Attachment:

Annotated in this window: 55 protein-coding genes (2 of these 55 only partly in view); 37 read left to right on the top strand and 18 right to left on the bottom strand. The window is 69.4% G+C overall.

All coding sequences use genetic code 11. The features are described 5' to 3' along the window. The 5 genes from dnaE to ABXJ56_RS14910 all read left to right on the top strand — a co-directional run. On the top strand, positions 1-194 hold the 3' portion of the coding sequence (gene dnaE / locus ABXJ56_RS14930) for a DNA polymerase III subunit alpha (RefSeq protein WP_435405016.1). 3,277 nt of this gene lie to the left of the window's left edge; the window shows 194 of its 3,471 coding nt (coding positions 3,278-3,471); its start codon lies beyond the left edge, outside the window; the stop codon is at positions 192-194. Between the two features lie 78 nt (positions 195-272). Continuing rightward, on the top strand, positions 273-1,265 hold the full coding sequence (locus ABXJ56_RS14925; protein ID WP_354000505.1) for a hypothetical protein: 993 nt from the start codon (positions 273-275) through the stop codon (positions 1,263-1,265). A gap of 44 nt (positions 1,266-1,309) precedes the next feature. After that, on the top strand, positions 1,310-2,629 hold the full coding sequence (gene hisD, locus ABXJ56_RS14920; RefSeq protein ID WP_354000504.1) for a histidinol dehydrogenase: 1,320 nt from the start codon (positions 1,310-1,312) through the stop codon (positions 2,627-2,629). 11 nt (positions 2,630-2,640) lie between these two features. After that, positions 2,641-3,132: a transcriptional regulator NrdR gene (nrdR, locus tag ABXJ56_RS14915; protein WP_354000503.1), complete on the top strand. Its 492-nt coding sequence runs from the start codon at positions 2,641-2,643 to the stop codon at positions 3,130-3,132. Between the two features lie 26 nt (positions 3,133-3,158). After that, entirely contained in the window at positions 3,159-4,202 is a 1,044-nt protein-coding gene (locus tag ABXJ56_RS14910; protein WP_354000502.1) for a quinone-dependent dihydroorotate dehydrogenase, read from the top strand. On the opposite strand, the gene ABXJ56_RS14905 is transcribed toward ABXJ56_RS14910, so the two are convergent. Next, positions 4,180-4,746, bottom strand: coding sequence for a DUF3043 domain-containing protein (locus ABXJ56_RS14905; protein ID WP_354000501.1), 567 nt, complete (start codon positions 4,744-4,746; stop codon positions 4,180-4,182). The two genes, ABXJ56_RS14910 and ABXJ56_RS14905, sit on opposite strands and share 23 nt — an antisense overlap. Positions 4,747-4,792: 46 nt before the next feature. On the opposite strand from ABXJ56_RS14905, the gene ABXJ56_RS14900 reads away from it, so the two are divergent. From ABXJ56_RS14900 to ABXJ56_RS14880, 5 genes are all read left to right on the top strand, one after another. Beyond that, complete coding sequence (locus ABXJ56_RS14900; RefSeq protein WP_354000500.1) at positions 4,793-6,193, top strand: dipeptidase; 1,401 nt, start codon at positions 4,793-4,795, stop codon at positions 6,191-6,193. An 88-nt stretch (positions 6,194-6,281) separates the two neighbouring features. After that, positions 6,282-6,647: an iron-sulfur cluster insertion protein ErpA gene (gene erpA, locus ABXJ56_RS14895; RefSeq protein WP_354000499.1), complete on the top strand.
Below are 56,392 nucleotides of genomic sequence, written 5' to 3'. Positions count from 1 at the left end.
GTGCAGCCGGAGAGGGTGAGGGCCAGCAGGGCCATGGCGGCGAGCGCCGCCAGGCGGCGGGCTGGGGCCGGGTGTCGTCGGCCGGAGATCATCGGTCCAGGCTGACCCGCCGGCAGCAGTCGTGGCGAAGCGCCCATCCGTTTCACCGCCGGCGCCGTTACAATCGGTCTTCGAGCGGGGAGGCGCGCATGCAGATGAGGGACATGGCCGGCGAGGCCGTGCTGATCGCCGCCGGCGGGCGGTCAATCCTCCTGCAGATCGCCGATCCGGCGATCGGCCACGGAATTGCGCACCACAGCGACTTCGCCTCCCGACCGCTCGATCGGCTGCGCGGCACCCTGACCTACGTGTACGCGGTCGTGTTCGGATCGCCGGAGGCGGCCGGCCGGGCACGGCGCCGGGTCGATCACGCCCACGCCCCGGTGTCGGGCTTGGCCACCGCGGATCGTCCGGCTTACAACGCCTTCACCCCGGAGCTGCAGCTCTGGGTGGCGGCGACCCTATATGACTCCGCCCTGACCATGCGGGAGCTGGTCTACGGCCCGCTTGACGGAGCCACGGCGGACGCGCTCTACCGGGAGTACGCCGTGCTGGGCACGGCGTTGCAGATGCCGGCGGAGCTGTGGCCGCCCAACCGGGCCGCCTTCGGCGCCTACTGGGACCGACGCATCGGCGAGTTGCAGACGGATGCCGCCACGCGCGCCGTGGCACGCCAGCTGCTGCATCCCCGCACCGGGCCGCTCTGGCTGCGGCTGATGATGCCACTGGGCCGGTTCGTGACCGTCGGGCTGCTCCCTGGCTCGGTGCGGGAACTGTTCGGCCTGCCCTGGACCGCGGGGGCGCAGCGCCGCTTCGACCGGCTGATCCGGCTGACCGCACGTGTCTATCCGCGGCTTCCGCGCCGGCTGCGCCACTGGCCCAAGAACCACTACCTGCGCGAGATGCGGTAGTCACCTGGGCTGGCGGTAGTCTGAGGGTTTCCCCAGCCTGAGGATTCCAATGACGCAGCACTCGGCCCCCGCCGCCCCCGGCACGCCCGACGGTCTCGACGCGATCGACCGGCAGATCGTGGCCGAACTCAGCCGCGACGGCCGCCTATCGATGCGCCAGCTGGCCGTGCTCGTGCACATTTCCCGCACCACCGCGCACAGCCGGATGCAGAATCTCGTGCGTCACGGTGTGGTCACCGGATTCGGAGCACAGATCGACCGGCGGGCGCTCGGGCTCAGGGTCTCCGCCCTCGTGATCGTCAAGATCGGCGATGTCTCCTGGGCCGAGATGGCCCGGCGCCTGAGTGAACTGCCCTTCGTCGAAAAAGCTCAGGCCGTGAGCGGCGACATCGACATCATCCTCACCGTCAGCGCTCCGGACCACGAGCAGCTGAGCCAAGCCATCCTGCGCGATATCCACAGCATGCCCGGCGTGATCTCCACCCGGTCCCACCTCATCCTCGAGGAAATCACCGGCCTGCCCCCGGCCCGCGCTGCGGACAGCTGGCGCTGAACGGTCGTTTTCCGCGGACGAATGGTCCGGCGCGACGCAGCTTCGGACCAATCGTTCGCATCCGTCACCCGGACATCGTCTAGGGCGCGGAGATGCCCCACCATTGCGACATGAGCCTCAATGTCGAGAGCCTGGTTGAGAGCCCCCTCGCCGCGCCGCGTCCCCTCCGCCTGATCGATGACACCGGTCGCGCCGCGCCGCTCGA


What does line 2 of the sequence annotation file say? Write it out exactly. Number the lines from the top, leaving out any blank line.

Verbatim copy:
All coding sequences use genetic code 11. The features are described 5' to 3' along the window. The 5 genes from dnaE to ABXJ56_RS14910 all read left to right on the top strand — a co-directional run. On the top strand, positions 1-194 hold the 3' portion of the coding sequence (gene dnaE / locus ABXJ56_RS14930) for a DNA polymerase III subunit alpha (RefSeq protein WP_435405016.1). 3,277 nt of this gene lie to the left of the window's left edge; the window shows 194 of its 3,471 coding nt (coding positions 3,278-3,471); its start codon lies beyond the left edge, outside the window; the stop codon is at positions 192-194. Between the two features lie 78 nt (positions 195-272). Continuing rightward, on the top strand, positions 273-1,265 hold the full coding sequence (locus ABXJ56_RS14925; protein ID WP_354000505.1) for a hypothetical protein: 993 nt from the start codon (positions 273-275) through the stop codon (positions 1,263-1,265). A gap of 44 nt (positions 1,266-1,309) precedes the next feature. After that, on the top strand, positions 1,310-2,629 hold the full coding sequence (gene hisD, locus ABXJ56_RS14920; RefSeq protein ID WP_354000504.1) for a histidinol dehydrogenase: 1,320 nt from the start codon (positions 1,310-1,312) through the stop codon (positions 2,627-2,629). 11 nt (positions 2,630-2,640) lie between these two features. After that, positions 2,641-3,132: a transcriptional regulator NrdR gene (nrdR, locus tag ABXJ56_RS14915; protein WP_354000503.1), complete on the top strand. Its 492-nt coding sequence runs from the start codon at positions 2,641-2,643 to the stop codon at positions 3,130-3,132. Between the two features lie 26 nt (positions 3,133-3,158). After that, entirely contained in the window at positions 3,159-4,202 is a 1,044-nt protein-coding gene (locus tag ABXJ56_RS14910; protein WP_354000502.1) for a quinone-dependent dihydroorotate dehydrogenase, read from the top strand. On the opposite strand, the gene ABXJ56_RS14905 is transcribed toward ABXJ56_RS14910, so the two are convergent. Next, positions 4,180-4,746, bottom strand: coding sequence for a DUF3043 domain-containing protein (locus ABXJ56_RS14905; protein ID WP_354000501.1), 567 nt, complete (start codon positions 4,744-4,746; stop codon positions 4,180-4,182). The two genes, ABXJ56_RS14910 and ABXJ56_RS14905, sit on opposite strands and share 23 nt — an antisense overlap. Positions 4,747-4,792: 46 nt before the next feature. On the opposite strand from ABXJ56_RS14905, the gene ABXJ56_RS14900 reads away from it, so the two are divergent. From ABXJ56_RS14900 to ABXJ56_RS14880, 5 genes are all read left to right on the top strand, one after another. Beyond that, complete coding sequence (locus ABXJ56_RS14900; RefSeq protein WP_354000500.1) at positions 4,793-6,193, top strand: dipeptidase; 1,401 nt, start codon at positions 4,793-4,795, stop codon at positions 6,191-6,193. An 88-nt stretch (positions 6,194-6,281) separates the two neighbouring features. After that, positions 6,282-6,647: an iron-sulfur cluster insertion protein ErpA gene (gene erpA, locus ABXJ56_RS14895; RefSeq protein WP_354000499.1), complete on the top strand.